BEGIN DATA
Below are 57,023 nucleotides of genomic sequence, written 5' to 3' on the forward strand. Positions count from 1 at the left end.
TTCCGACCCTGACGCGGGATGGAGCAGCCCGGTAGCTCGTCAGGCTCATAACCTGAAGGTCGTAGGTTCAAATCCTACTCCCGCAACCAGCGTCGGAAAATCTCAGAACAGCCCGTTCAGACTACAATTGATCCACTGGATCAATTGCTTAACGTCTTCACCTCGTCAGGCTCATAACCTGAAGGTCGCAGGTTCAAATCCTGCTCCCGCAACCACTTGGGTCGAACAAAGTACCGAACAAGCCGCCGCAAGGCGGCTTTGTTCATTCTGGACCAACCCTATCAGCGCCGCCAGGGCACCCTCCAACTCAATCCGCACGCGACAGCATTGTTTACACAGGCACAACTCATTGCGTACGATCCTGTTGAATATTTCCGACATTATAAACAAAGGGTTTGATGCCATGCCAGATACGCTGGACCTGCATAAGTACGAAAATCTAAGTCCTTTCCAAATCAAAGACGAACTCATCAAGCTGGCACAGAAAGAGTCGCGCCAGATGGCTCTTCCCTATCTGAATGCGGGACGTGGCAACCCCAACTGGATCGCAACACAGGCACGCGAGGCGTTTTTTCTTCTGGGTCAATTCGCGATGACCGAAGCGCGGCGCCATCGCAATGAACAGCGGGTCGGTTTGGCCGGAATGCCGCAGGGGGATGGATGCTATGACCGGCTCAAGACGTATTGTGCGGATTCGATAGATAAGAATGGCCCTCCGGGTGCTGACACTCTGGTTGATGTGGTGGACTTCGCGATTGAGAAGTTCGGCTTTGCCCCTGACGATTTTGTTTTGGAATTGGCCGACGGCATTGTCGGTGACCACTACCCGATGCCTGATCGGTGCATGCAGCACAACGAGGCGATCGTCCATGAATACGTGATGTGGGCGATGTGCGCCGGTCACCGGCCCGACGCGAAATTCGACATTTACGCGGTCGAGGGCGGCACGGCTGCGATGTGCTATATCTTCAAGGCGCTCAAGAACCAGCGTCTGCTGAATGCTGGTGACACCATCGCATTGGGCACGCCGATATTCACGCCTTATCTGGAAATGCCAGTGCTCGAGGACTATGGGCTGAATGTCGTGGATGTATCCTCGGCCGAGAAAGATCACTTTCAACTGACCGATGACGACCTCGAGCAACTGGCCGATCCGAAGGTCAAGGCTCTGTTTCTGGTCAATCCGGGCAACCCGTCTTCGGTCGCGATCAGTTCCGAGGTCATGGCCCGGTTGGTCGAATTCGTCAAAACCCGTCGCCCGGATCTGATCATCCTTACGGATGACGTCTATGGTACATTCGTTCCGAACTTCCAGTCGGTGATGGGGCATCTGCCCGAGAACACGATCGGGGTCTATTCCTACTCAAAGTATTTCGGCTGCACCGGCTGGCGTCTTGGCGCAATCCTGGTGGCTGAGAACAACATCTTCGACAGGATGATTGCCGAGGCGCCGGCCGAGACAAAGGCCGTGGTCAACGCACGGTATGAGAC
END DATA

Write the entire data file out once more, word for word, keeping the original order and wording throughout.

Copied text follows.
Below are 57,023 nucleotides of genomic sequence, written 5' to 3' on the forward strand. Positions count from 1 at the left end.
TTCCGACCCTGACGCGGGATGGAGCAGCCCGGTAGCTCGTCAGGCTCATAACCTGAAGGTCGTAGGTTCAAATCCTACTCCCGCAACCAGCGTCGGAAAATCTCAGAACAGCCCGTTCAGACTACAATTGATCCACTGGATCAATTGCTTAACGTCTTCACCTCGTCAGGCTCATAACCTGAAGGTCGCAGGTTCAAATCCTGCTCCCGCAACCACTTGGGTCGAACAAAGTACCGAACAAGCCGCCGCAAGGCGGCTTTGTTCATTCTGGACCAACCCTATCAGCGCCGCCAGGGCACCCTCCAACTCAATCCGCACGCGACAGCATTGTTTACACAGGCACAACTCATTGCGTACGATCCTGTTGAATATTTCCGACATTATAAACAAAGGGTTTGATGCCATGCCAGATACGCTGGACCTGCATAAGTACGAAAATCTAAGTCCTTTCCAAATCAAAGACGAACTCATCAAGCTGGCACAGAAAGAGTCGCGCCAGATGGCTCTTCCCTATCTGAATGCGGGACGTGGCAACCCCAACTGGATCGCAACACAGGCACGCGAGGCGTTTTTTCTTCTGGGTCAATTCGCGATGACCGAAGCGCGGCGCCATCGCAATGAACAGCGGGTCGGTTTGGCCGGAATGCCGCAGGGGGATGGATGCTATGACCGGCTCAAGACGTATTGTGCGGATTCGATAGATAAGAATGGCCCTCCGGGTGCTGACACTCTGGTTGATGTGGTGGACTTCGCGATTGAGAAGTTCGGCTTTGCCCCTGACGATTTTGTTTTGGAATTGGCCGACGGCATTGTCGGTGACCACTACCCGATGCCTGATCGGTGCATGCAGCACAACGAGGCGATCGTCCATGAATACGTGATGTGGGCGATGTGCGCCGGTCACCGGCCCGACGCGAAATTCGACATTTACGCGGTCGAGGGCGGCACGGCTGCGATGTGCTATATCTTCAAGGCGCTCAAGAACCAGCGTCTGCTGAATGCTGGTGACACCATCGCATTGGGCACGCCGATATTCACGCCTTATCTGGAAATGCCAGTGCTCGAGGACTATGGGCTGAATGTCGTGGATGTATCCTCGGCCGAGAAAGATCACTTTCAACTGACCGATGACGACCTCGAGCAACTGGCCGATCCGAAGGTCAAGGCTCTGTTTCTGGTCAATCCGGGCAACCCGTCTTCGGTCGCGATCAGTTCCGAGGTCATGGCCCGGTTGGTCGAATTCGTCAAAACCCGTCGCCCGGATCTGATCATCCTTACGGATGACGTCTATGGTACATTCGTTCCGAACTTCCAGTCGGTGATGGGGCATCTGCCCGAGAACACGATCGGGGTCTATTCCTACTCAAAGTATTTCGGCTGCACCGGCTGGCGTCTTGGCGCAATCCTGGTGGCTGAGAACAACATCTTCGACAGGATGATTGCCGAGGCGCCGGCCGAGACAAAGGCCGTGGTCAACGCACGGTATGAGAC